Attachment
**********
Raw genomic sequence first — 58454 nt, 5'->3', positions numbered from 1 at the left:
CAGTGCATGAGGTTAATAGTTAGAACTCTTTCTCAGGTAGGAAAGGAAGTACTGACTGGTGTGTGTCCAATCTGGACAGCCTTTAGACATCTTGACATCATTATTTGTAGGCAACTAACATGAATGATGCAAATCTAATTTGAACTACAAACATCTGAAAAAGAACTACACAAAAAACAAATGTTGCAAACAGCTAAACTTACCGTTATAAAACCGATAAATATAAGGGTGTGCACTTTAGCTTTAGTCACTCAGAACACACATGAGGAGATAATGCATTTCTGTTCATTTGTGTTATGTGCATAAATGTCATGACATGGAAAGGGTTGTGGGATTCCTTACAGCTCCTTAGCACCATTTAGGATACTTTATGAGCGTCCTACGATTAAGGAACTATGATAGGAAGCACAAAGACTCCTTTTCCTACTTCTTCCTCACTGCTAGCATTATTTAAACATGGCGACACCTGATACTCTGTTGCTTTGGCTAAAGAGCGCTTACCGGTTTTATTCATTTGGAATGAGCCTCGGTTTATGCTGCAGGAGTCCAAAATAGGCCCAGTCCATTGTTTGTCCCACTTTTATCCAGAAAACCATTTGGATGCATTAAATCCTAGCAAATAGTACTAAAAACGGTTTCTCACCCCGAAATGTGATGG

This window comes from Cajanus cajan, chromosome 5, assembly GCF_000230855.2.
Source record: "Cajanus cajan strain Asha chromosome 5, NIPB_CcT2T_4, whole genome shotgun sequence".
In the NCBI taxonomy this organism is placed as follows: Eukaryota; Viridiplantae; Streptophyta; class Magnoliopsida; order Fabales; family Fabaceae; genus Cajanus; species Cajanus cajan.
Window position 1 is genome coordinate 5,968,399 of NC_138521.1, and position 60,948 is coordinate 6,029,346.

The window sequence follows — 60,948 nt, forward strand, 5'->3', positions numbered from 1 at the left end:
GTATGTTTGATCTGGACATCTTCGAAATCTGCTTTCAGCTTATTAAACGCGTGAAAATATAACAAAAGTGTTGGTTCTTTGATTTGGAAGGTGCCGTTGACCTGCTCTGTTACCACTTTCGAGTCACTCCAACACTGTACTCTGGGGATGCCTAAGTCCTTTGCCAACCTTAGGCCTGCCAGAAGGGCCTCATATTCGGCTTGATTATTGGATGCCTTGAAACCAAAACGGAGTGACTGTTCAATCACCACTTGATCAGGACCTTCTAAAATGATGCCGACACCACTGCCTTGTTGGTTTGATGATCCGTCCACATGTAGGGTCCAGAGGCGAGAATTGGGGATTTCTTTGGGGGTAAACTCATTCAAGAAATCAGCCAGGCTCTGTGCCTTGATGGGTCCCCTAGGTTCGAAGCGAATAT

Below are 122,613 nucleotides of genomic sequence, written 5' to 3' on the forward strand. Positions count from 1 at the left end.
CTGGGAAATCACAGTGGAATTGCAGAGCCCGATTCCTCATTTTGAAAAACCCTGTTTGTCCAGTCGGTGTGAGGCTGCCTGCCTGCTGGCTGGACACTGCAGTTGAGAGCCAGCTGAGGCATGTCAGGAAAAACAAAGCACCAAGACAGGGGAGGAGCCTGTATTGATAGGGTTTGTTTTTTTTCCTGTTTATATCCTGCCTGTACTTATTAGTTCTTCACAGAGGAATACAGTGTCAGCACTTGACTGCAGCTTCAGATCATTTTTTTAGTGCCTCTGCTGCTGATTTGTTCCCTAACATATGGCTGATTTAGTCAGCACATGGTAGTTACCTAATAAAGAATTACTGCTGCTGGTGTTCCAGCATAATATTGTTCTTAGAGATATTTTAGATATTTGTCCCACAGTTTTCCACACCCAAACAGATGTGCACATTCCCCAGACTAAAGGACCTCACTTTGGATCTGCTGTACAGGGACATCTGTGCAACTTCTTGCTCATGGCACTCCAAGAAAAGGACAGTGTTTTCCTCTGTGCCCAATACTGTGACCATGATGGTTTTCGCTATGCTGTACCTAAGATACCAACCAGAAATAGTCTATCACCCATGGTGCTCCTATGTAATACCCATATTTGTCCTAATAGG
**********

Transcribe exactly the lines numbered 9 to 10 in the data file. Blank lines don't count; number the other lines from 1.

Below are 122,613 nucleotides of genomic sequence, written 5' to 3' on the forward strand. Positions count from 1 at the left end.
CTGGGAAATCACAGTGGAATTGCAGAGCCCGATTCCTCATTTTGAAAAACCCTGTTTGTCCAGTCGGTGTGAGGCTGCCTGCCTGCTGGCTGGACACTGCAGTTGAGAGCCAGCTGAGGCATGTCAGGAAAAACAAAGCACCAAGACAGGGGAGGAGCCTGTATTGATAGGGTTTGTTTTTTTTCCTGTTTATATCCTGCCTGTACTTATTAGTTCTTCACAGAGGAATACAGTGTCAGCACTTGACTGCAGCTTCAGATCATTTTTTTAGTGCCTCTGCTGCTGATTTGTTCCCTAACATATGGCTGATTTAGTCAGCACATGGTAGTTACCTAATAAAGAATTACTGCTGCTGGTGTTCCAGCATAATATTGTTCTTAGAGATATTTTAGATATTTGTCCCACAGTTTTCCACACCCAAACAGATGTGCACATTCCCCAGACTAAAGGACCTCACTTTGGATCTGCTGTACAGGGACATCTGTGCAACTTCTTGCTCATGGCACTCCAAGAAAAGGACAGTGTTTTCCTCTGTGCCCAATACTGTGACCATGATGGTTTTCGCTATGCTGTACCTAAGATACCAACCAGAAATAGTCTATCACCCATGGTGCTCCTATGTAATACCCATATTTGTCCTAATAGG